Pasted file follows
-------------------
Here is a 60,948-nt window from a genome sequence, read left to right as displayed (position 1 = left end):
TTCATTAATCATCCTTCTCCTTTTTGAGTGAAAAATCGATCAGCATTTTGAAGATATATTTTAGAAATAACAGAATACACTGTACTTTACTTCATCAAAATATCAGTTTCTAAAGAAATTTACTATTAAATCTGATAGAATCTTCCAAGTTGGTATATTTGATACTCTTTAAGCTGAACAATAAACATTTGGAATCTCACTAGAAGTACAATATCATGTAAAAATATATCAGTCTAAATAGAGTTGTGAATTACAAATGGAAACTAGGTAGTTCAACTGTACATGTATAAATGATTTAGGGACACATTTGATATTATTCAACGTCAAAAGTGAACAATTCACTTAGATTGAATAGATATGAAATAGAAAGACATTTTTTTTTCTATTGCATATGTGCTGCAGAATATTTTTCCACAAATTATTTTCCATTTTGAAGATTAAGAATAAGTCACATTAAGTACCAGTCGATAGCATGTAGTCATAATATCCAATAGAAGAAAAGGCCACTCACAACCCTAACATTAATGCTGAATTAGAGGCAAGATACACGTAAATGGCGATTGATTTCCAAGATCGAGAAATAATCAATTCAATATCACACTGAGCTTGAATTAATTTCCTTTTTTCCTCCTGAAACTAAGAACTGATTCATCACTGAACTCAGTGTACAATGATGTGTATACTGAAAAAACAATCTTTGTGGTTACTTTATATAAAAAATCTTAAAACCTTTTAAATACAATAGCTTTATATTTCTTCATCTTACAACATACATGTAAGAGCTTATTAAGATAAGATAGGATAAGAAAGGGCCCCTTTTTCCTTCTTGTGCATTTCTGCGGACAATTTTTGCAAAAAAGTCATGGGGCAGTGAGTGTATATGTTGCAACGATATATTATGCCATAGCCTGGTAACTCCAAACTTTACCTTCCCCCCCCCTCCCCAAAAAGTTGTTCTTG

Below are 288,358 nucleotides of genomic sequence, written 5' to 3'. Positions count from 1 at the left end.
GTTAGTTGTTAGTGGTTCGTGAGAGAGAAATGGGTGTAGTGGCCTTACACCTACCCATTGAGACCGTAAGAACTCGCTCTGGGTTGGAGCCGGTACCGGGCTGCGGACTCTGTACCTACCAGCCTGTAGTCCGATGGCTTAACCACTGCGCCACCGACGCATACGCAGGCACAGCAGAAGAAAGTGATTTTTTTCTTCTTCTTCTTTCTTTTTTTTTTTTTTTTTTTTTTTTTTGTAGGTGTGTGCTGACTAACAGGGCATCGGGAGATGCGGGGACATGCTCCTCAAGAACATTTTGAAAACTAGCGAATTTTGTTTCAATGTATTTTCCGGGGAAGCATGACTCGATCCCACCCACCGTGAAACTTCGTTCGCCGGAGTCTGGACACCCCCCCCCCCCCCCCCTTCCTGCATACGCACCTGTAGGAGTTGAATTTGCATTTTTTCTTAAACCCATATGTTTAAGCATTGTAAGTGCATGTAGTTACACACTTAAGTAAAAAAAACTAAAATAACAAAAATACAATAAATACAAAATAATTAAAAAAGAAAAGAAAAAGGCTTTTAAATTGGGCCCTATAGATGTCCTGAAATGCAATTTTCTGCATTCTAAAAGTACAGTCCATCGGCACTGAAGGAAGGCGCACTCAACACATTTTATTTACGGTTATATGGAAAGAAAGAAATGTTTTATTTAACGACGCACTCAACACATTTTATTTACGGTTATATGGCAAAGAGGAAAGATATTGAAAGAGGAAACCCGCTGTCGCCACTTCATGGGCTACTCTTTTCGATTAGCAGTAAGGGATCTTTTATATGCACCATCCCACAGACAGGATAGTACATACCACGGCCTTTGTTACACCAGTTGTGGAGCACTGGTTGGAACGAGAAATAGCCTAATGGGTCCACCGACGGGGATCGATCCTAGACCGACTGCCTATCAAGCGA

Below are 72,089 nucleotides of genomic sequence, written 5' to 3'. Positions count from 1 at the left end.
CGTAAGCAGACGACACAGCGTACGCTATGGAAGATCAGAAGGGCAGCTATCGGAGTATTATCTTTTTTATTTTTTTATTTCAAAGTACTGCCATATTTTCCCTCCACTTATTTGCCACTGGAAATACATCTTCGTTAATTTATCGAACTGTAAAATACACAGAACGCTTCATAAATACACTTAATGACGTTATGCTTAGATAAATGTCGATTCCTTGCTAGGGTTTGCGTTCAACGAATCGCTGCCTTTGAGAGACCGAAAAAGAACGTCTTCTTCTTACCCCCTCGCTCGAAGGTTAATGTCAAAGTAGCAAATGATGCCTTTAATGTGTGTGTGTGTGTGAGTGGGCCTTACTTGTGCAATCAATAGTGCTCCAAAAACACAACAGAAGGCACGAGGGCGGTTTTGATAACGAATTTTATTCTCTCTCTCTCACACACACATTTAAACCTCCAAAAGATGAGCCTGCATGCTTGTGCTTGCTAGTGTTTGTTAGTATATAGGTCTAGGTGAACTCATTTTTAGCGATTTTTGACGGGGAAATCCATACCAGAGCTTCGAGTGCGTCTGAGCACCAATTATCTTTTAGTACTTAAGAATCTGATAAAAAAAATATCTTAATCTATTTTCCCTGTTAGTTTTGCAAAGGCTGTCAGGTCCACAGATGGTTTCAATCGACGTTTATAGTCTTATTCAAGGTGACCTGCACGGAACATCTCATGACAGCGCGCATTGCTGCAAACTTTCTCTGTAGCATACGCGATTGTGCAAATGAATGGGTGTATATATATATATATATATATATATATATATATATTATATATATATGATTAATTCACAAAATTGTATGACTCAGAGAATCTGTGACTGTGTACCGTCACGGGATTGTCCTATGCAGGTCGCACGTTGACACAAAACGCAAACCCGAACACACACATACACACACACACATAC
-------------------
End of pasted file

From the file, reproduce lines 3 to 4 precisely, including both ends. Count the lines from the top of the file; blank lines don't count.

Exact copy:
Below are 288,358 nucleotides of genomic sequence, written 5' to 3'. Positions count from 1 at the left end.
GTTAGTTGTTAGTGGTTCGTGAGAGAGAAATGGGTGTAGTGGCCTTACACCTACCCATTGAGACCGTAAGAACTCGCTCTGGGTTGGAGCCGGTACCGGGCTGCGGACTCTGTACCTACCAGCCTGTAGTCCGATGGCTTAACCACTGCGCCACCGACGCATACGCAGGCACAGCAGAAGAAAGTGATTTTTTTCTTCTTCTTCTTTCTTTTTTTTTTTTTTTTTTTTTTTTTTGTAGGTGTGTGCTGACTAACAGGGCATCGGGAGATGCGGGGACATGCTCCTCAAGAACATTTTGAAAACTAGCGAATTTTGTTTCAATGTATTTTCCGGGGAAGCATGACTCGATCCCACCCACCGTGAAACTTCGTTCGCCGGAGTCTGGACACCCCCCCCCCCCCCCCCTTCCTGCATACGCACCTGTAGGAGTTGAATTTGCATTTTTTCTTAAACCCATATGTTTAAGCATTGTAAGTGCATGTAGTTACACACTTAAGTAAAAAAAACTAAAATAACAAAAATACAATAAATACAAAATAATTAAAAAAGAAAAGAAAAAGGCTTTTAAATTGGGCCCTATAGATGTCCTGAAATGCAATTTTCTGCATTCTAAAAGTACAGTCCATCGGCACTGAAGGAAGGCGCACTCAACACATTTTATTTACGGTTATATGGAAAGAAAGAAATGTTTTATTTAACGACGCACTCAACACATTTTATTTACGGTTATATGGCAAAGAGGAAAGATATTGAAAGAGGAAACCCGCTGTCGCCACTTCATGGGCTACTCTTTTCGATTAGCAGTAAGGGATCTTTTATATGCACCATCCCACAGACAGGATAGTACATACCACGGCCTTTGTTACACCAGTTGTGGAGCACTGGTTGGAACGAGAAATAGCCTAATGGGTCCACCGACGGGGATCGATCCTAGACCGACTGCCTATCAAGCGA